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My ShopBot Quinceanera
by Sarah Burns
In Central and South America, a girl’s 15th birthday is the biggest day of her life. It marks her coming into womanhood. For me, it was also a coming of age as a ShopBotter. What a treat to be able to spend my Quinceanera at the first ever Campo de ShopBot in Guatemala City. Although I have been around these crazy robots since my birth (my dad, Chris Burns, has built them since the earliest cable drive days), it was really not until this year that I took ownership of projects and have really enjoyed teaching others. The girls at the Hogar Rafael Ayau Orphanage, ages 15-18, also gained a level of maturity in their woodworking skills, and it was a joy to work alongside them. Thanks to the generosity of their adopted Grandfather, T. Alan Russell, they have both the skills to build their future and the tools to do it with. Some girls already left the orphanage and gone away to college, and many of the current girls plan to do the same. Astrid, a 19-year-old graduate of the program, is now the director of the San Miguel Woodworking Academy, located inside the orphanage and has a standing offer to study woodworking in the United States.
The girls at the San Miguel Woodworking Academy
T Alan Russell cutting 100 year old coffee root
ShopBot Built Pews at the Monastery
One of my first impressions of Guatemala was the poverty that I saw everywhere. Even flying over in the plane you could see it in the houses, put so close together with cheap tin roofs. Driving down the streets, my dad made a good point; he looked out at a busy intersection where people were sitting at stands trying to sell cheap souvenirs to tourists and said, “None of these people have the tremendous educational opportunity that the girls at the orphanage have”. And he’s right; those girls have access to one of the best woodworking shops that I’ve ever seen, including a PRSalpha with a 4x4 cutting area. Not only that, but they have the enthusiasm, the creativity and the will to do whatever they want to do.
When we got there, the students pleasantly surprised us with their knowledge of ShopBot and showed us some of their work. They impressed me with the 30 or so church pews they made from local mahogany. The girls showed incredible competency with their use of Aspire and were really excited when Santiago LeVerde, of ShopBot Latino-America fame, offered to teach them how create some 3D designs. They played with making different 3D designs for hours! Every chance they got, they asked questions and never gave up an opportunity to learn something new. I have never seen a group of high schoolers more eager to learn.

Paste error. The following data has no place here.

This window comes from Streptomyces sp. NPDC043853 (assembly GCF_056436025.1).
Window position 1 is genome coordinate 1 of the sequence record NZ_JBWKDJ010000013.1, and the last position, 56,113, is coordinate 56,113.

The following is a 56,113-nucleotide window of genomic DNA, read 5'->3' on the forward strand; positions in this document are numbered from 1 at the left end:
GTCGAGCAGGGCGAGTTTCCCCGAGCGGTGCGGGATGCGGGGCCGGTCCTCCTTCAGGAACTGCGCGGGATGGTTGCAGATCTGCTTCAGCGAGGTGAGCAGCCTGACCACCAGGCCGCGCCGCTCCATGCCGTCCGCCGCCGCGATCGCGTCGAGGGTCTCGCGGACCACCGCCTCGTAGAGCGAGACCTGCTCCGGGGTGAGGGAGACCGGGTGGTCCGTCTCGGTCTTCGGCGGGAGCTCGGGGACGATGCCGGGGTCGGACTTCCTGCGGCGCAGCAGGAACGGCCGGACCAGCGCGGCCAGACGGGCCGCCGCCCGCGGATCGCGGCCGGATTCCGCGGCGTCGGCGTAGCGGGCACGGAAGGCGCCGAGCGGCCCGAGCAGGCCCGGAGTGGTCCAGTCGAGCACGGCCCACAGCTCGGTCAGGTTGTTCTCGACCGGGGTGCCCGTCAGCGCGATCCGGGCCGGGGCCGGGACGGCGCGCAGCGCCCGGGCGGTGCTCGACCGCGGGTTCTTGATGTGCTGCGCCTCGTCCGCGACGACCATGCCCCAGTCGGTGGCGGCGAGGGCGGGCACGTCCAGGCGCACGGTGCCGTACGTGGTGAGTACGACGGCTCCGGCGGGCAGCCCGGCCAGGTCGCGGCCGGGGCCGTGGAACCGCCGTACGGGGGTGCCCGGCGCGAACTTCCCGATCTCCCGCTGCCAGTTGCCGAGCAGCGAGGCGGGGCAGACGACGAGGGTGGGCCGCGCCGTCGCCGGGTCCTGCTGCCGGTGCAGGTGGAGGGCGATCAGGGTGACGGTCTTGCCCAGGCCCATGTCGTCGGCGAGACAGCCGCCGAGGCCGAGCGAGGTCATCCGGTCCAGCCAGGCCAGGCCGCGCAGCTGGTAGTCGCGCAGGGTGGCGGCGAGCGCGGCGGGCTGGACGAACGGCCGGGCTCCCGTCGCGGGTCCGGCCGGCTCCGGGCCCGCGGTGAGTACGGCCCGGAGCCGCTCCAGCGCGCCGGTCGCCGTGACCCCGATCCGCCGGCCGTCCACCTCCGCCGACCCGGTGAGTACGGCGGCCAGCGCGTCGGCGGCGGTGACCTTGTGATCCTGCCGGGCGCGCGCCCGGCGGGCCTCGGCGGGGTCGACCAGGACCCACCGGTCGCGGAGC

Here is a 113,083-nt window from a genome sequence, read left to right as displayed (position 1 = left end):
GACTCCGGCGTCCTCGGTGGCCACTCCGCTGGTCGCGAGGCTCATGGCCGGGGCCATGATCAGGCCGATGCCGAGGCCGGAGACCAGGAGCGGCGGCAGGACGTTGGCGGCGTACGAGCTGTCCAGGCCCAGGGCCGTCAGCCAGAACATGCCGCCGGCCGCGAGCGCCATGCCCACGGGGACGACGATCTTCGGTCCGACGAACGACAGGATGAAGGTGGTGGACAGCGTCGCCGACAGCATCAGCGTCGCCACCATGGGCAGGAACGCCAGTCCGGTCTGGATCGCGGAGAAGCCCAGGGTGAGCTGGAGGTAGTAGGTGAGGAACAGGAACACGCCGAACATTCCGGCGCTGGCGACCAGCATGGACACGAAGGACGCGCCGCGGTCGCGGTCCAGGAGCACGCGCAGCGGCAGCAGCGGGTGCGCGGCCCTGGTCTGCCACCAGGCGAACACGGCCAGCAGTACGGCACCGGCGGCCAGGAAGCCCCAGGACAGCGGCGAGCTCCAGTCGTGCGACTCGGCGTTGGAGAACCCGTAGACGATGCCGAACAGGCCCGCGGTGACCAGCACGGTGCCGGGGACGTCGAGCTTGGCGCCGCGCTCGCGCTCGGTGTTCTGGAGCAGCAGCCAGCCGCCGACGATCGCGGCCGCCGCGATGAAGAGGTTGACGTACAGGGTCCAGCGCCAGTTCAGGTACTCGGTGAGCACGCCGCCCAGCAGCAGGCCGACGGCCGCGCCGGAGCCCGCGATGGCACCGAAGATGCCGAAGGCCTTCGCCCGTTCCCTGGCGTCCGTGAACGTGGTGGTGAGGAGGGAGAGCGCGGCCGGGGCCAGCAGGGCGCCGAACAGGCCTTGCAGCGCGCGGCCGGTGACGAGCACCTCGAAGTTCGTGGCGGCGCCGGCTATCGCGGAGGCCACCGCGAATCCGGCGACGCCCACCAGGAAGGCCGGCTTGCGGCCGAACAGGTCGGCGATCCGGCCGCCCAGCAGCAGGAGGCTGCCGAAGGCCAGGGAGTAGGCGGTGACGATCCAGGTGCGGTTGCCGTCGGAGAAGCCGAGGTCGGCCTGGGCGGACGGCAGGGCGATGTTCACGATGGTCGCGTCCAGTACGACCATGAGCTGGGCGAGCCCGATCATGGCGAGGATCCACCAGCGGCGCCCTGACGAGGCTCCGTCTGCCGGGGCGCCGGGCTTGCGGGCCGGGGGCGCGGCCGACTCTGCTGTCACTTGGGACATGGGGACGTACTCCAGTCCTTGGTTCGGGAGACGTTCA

Santiago Teaches 3D Aspire
The FabLab at Universidad Francisco Marroquín
Astrid, Sarah and Gloria at FabLab
The day before the camp, we went to visit 2 other ShopBots in the area. The first was inside the house of Carlos Marroquín, who also teaches ShopBot at the Orphanage. We changed pinions, taught proper maintenance and upgraded their software. After that we took a trip to the Universidad Francisco Marroquín. We fixed their ShopBot too. While we were there, we met Axel Paredes, one of their architectural professors in charge of their FabLab. The last FabLab I visited was the mobile FabLab when it came to Durham, NC. The University students amazed me with what they had built in their FabLab in only their first year of operation. I love architecture, and have thought of becoming an architect myself, so seeing the models and designs that they made was one of my favorite parts about going to the university.
Then the camp started. I’ve never been to a camp ShopBot before so I didn’t really know what to expect. There were presentations, raffles, food, and lots of people who love ShopBot. One company drove over 7 hours from Honduras just to be there. The girls got to show off some of the things they’ve made throughout the years on the ShopBot. I spent a lot of my breaks sanding parts for some chairs and stools. One thing I noticed about Guatemalan plywood: It’s definitely not what you get here. But my favorite part of the week was when I got to teach. During the camp four of the boys at the orphanage who were about 7 or 8 years old stopped by to learn how to build a scissor stool that we had cut out earlier that day. The boys really had fun with that. A lot of our pieces mysteriously disappeared and we made a lot of mistakes, but in the end they all went away wearing big smiles, very proud of the stools they had made. I was told that they were back in the workshop early the next morning to finish up sanding their stools. Over all, my Guatemala experience is one I’m glad I got the opportunity to have and one I will never forget.
Many thanks to Madre Inez, Madre Ivonne, Madre Maria, Astrid and
Mr. Russell for their hospitality!